Public safety can achieve new levels of efficiency and effectiveness by leveraging new technologies, but this can only happen if leaders--elected officials and those within the first-responder community--are willing to embrace innovative ideas.
By Kim Majerus
We are experiencing a new age of technological innovation that can enable law-enforcement agencies and other personnel to exchange information, increase awareness and streamline procedures. We have an opportunity to expand our existing law-enforcement infrastructure to add and integrate new technologies within our current capabilities. However, some agencies are not capitalizing on recent developments because of a lack of training or funding.
In the long run, these technologies will have huge returns. They are investments in making certain that our state and local government leaders do not have to choose one program over another and sacrifice vital public-safety services. Investment in public safety also helps improve the economic development of state and local communities.
With new virtual measures to train officials in the use of new technology, we can overcome the hurdles associated with ensuring effective, consistent public-safety programs.
We cannot remain naïve about new, emerging threats. Today’s global economy and greater digital penetration have given rise to cyber attacks that require immediate action. It is important to note, however, that these threats have not replaced the old ones, such as natural disasters and catastrophic accidents. They have simply been added to an already depleted and overworked emergency and public-safety infrastructure.
There is an even greater need for real-time communication among government agencies, police forces, fire departments, EMS and other personnel who help ensure the safety of citizens. A delay in communication caused by disparate systems that cannot “talk to each other,” as well as the lack of true situational awareness caused by the inability of most systems to relay real-time video and text updates, can cost lives.
We have the capacity to work within this budgetary climate (which does not appear to be going away any time soon), but it requires a fundamental shift in the way in which public-safety agencies view and use technology. This means leaders in law-enforcement agencies need to imbue a culture of employing new technology within existing procedures.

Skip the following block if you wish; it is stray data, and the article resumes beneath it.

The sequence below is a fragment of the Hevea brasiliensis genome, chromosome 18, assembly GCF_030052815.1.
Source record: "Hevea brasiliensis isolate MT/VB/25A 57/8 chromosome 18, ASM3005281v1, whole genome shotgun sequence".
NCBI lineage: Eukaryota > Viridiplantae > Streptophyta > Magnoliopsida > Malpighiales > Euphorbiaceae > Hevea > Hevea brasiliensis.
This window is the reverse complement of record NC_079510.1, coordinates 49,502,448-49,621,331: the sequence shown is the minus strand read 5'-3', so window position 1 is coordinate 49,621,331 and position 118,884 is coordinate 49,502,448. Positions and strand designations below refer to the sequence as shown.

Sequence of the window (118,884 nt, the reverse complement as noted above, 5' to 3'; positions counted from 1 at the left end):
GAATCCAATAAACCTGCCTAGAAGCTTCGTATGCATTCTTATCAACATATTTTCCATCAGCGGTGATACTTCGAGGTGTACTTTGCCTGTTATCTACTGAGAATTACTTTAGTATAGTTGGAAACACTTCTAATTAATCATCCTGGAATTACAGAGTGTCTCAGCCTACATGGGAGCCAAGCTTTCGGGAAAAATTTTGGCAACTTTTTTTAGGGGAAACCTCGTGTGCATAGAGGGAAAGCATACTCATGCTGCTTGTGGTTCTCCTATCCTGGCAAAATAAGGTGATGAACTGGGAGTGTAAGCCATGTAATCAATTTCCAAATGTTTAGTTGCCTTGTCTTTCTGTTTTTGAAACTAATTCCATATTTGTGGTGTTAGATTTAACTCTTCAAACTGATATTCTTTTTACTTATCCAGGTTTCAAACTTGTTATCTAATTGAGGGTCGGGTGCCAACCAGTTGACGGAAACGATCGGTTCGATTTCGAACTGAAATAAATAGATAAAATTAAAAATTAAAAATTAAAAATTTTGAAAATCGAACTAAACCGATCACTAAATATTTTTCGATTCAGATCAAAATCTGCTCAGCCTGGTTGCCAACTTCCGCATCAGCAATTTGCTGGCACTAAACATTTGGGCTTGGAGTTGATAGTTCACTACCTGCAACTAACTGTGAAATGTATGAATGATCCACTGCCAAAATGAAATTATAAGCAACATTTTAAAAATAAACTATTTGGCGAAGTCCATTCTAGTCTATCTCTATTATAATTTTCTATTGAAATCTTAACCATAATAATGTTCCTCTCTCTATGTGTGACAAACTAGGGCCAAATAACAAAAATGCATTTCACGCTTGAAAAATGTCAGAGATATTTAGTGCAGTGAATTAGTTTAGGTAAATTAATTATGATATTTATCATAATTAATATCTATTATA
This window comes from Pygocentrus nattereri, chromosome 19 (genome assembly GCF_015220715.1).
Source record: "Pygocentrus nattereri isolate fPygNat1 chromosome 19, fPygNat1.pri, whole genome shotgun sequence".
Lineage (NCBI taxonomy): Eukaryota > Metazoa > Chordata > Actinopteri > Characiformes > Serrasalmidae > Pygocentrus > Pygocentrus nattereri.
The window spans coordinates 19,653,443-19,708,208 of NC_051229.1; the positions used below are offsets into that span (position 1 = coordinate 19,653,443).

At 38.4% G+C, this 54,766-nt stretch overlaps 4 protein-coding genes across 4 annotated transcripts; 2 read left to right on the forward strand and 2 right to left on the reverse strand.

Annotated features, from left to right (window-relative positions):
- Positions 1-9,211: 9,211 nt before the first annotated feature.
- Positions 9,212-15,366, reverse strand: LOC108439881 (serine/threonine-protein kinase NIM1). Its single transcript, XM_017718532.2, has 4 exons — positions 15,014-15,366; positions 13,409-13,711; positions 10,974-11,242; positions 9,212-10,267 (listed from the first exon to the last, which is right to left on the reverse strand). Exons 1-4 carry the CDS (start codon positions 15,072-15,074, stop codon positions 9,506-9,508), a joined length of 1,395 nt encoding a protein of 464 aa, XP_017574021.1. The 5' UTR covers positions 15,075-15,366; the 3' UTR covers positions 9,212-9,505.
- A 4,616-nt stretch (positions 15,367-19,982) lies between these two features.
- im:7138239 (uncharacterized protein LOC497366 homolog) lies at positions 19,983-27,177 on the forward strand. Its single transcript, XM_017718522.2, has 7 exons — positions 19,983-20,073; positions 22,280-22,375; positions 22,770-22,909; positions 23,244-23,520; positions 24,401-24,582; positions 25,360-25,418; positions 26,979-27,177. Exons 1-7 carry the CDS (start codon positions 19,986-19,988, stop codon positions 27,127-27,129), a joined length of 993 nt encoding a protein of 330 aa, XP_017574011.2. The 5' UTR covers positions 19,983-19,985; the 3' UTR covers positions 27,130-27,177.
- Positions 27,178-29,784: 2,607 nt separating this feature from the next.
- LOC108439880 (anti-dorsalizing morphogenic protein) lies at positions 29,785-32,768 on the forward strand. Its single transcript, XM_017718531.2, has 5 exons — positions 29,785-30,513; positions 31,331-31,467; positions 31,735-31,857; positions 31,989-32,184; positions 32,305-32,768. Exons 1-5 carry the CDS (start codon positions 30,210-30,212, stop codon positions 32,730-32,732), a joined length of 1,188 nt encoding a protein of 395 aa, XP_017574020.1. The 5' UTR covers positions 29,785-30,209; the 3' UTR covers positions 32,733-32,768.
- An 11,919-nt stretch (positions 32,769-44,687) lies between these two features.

By integrating networking and communications technologies across the organization and taking advantage of video-conferencing capabilities, integrated voice communications over IP, and mobile collaboration technologies, agencies can ensure uninterrupted delivery of services and communication, keep more police on the street, and lower overall operational costs.
In addition to enhancing everyday public-safety activities, technology can also protect vital information, establish contingencies that let staff perform functions under extreme conditions, and maintain access to critical resources among agencies and citizens through interoperable communications.
For example, public safety working at the Republican National Convention in Tampa, Fla. last summer employed collaboration technology, including video, voice, and instant messaging. This fully integrated system let participants collaborate on their own devices, including smartphones and tablets, more securely. At the same time, law-enforcement officials were able act quickly and share videos instantly for live incident reporting. Apart from major events, these same innovations can greatly improve day-to-day activities for law enforcement across the country.
The list of public-safety success stories involving new technologies continues to grow, but all of them have one aspect in common: the mindset of agency leaders. For these solutions to become a greater part of our public safety programs, our leaders have to be open-minded and embrace new opportunities.
With a shift in our perspectives and in our funding priorities, we can gain exceptional returns, in terms of both cost and effectiveness.
Kim Majerus is the vice president of state and local government education operations forSystems in the U.S.